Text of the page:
newt gingrich phd thesis who will do my homework example of quantitative research paper best college admissions essay 10 steps do your homework at the library method of writing essay phd thesis in industrial microbiology turn in your homework dissertation histoire du droit

sex movies

سكس عربي

arabic sex movies

سكس

maturetube

سكس xxx

Jain Legend : Jain Dharma ka Maulika Itihasa (4): Protection Given To The Minority By Bukkarāya

Published: 19.08.2016

The significant event that took place during the regime of Bukkarāya, the King of Vijayanagara, illustrates his liberal nature and religious tolerance. The incident is the solution brought out to sort the discord between Jains and Rāmānuja. During the reign of Bukkarāya, severe conflicts sparked between Jains and followers of Rāmānuja regarding their respective authority and powers, facilities and religious rituals. Jains who were in minority were tormented by Vaiṣṇavites who were in majority. The Jains approached Bukkarāya seeking justice. He invited the chiefs of both the traditions. Hordes of audience had arrived to the court to listen to the verdict. After listening to both the sides attentively Bukkarāya announced his verdict. The most significant point in it was the entrustment of protection of rights and facilities of the minority and their interests to the majority. In other words it was the royal proclamation protecting the interests of minority people.

Such an incident is not found in anywhere in the history of the world, wherein the conflict between the followers of two different religions metamorphosed into a harmonious arrangement giving justice equally to both the parties. The decision given by King Bukkarāya, who was no less than an emperor, is an illustrious example of his liberal policy and of sharp intelligence. It is an ideal that should be followed by one and all.

This historical decision proved to be very effective. This created religious tolerance and amity among the different sects, classes of people and followers of different religions. The humane decision of Bukkarāya had far reaching effects. Even the successor kings of Bukkarāya followed this sacred humanitarian ideal abandoning the parochial aspects and granted uniform justice to all, irrespective of their class, be it Hindu or of any other religion.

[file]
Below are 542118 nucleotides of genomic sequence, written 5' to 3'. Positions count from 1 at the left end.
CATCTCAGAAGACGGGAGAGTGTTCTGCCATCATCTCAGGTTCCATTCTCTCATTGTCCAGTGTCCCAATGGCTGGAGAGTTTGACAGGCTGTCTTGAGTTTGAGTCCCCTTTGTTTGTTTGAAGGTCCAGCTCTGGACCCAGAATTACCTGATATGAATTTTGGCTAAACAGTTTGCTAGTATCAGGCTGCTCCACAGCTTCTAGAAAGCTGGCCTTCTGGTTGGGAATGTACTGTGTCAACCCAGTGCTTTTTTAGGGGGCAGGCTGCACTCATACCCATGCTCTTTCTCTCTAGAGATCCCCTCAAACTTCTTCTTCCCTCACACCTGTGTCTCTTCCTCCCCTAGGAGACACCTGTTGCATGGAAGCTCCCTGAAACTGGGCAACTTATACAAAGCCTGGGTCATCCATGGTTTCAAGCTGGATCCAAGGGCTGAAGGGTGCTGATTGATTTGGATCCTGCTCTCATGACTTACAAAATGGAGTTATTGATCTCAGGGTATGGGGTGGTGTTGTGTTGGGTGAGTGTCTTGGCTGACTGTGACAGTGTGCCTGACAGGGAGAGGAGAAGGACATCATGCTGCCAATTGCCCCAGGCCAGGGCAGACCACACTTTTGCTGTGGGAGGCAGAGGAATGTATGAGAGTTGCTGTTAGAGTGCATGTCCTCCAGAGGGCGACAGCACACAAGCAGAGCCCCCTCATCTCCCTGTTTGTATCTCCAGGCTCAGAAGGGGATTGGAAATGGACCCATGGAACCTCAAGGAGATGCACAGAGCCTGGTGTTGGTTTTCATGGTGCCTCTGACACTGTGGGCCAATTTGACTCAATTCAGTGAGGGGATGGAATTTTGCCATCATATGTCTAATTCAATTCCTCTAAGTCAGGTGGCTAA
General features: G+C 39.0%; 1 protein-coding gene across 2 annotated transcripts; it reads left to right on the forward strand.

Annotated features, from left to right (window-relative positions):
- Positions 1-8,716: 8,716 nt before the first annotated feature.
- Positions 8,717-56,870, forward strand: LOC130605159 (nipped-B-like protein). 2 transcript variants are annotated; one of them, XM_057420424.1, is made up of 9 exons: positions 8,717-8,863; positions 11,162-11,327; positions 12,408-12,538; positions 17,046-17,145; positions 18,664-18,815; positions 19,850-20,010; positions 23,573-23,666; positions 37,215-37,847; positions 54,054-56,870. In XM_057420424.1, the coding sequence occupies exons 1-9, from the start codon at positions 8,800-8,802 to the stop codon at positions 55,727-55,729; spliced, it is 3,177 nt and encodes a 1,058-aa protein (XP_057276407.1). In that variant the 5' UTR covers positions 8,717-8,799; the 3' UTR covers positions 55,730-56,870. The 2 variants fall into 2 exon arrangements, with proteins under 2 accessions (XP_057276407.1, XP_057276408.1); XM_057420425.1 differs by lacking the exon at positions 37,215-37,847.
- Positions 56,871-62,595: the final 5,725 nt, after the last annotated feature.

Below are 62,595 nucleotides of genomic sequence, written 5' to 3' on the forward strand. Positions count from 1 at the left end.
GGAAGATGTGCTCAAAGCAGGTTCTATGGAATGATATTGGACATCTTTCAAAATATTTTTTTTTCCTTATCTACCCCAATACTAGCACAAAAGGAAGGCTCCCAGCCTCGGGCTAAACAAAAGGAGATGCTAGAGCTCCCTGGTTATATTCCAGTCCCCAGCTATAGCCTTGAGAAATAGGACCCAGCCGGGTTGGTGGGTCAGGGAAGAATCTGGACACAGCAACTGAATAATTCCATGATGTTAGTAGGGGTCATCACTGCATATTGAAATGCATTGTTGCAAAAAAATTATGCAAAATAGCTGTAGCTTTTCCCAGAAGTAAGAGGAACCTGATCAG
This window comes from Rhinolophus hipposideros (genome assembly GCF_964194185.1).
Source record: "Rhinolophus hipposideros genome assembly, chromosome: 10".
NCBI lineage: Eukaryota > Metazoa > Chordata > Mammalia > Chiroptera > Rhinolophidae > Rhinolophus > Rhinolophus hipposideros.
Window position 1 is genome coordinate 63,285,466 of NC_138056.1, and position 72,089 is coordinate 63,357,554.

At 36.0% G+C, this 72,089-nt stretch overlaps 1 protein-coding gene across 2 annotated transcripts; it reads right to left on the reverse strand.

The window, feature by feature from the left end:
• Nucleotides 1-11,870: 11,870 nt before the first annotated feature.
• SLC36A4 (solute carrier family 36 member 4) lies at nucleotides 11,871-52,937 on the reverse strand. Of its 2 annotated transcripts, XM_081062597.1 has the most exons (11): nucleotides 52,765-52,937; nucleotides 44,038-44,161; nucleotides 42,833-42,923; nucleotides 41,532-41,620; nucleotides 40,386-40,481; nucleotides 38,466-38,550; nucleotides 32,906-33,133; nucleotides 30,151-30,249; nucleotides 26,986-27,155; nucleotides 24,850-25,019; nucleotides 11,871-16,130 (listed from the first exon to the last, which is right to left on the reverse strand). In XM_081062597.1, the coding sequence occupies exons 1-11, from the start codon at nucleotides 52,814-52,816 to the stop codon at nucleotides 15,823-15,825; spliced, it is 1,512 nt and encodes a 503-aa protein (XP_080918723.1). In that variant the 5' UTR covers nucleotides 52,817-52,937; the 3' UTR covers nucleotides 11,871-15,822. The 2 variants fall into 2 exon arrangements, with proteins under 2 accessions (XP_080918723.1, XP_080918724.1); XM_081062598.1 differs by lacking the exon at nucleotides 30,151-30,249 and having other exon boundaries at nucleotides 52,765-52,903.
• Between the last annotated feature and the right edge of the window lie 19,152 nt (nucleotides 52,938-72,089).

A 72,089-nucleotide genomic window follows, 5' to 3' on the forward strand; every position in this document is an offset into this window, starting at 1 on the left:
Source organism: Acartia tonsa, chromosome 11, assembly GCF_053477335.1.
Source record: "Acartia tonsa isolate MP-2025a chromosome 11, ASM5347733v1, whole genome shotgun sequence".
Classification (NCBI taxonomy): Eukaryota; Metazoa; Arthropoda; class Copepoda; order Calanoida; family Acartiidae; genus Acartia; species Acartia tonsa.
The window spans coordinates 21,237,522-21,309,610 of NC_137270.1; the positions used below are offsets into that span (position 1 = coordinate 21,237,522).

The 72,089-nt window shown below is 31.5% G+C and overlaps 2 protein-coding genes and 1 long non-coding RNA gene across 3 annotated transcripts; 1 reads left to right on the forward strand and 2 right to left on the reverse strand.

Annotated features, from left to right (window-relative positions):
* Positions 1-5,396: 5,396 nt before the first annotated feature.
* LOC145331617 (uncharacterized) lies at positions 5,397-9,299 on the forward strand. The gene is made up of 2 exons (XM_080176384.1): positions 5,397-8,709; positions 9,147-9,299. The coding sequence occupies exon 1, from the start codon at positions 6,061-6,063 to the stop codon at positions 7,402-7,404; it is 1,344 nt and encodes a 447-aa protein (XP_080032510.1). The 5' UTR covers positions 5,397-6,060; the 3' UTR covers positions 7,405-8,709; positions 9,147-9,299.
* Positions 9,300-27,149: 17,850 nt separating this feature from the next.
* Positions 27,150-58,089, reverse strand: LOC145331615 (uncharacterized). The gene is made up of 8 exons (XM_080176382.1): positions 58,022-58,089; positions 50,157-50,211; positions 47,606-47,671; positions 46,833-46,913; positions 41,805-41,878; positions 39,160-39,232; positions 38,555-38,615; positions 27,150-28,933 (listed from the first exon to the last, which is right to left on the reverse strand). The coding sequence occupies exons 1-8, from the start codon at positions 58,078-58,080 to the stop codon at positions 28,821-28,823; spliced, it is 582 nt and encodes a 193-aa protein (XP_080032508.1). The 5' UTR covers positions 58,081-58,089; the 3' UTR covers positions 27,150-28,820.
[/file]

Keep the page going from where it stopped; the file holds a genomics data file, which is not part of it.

The historians in the light of historical evidences determined the reigning period of Bukkarāya as 1353 to 1377 AD. This event occurred during the 15th year of his reign, in 1290 Śaka Era (1368 AD). Giving his verdict to the Jain and Vaiṣṇavite representatives, Bukkarāya placed the hand of the Jain representative in the hands of the Vaiṣṇavites and said, "You have become friends from today. It becomes your prime duty that either of you should not interfere or create any obstacles in the performance of religious activities. Let each person perform his rites and rituals and spiritual practices with full freedom. Then, the king ordered the Vaiṣṇavites, to inscribe each and every syllable of his verdict in the Vaiṣṇava temples in the territories of Vijayanagara kingdom and to follow it with complete sincerity.

The verdict of King Bukkarāya which made an amiable agreement possible between Jains and Vaiṣṇavites was inscribed on the pillars and rocks of temples. It was also inscribed on a big rock before the temple situated on the mountain in Śravaṇabelagola, the pilgrim centre of Jains, which exists there even today.

As already mentioned Jains had to face several tribulations a number of times countrywide. The first was in early 7th century AD during the reign of Mahendra Varmana, the Pallava King and Sundara Pāṇḍya, the Pāṇḍya king of Madurā, and a campaign against Jains by Tiru Jṅāna Sambandhara and Tiru Appara in the form of reform in Śaivism. The second ordeal fell on Jains between 7th and 8th century AD. First Kumārilla Bhatta and later the victory campaign of Śaṃkarācārya, wherein the first proved most disastrous. It almost rooted out the existence of Jainism whereas the second one was a countrywide crusade that took the form of a cold war which lasted for a long time, though in the second instance, no authentic evidences about the slaying of Jains are available. However by establishing Pīṭhas (religious centres) at various places, far and wide, Brahmādvaita doctrine was propagated in the entire nation in a systematic and organised manner. As a result, Jain religion received severe setback, and propagation of Jain doctrine could not be implemented properly. Consequently, the number of followers decreased considerably.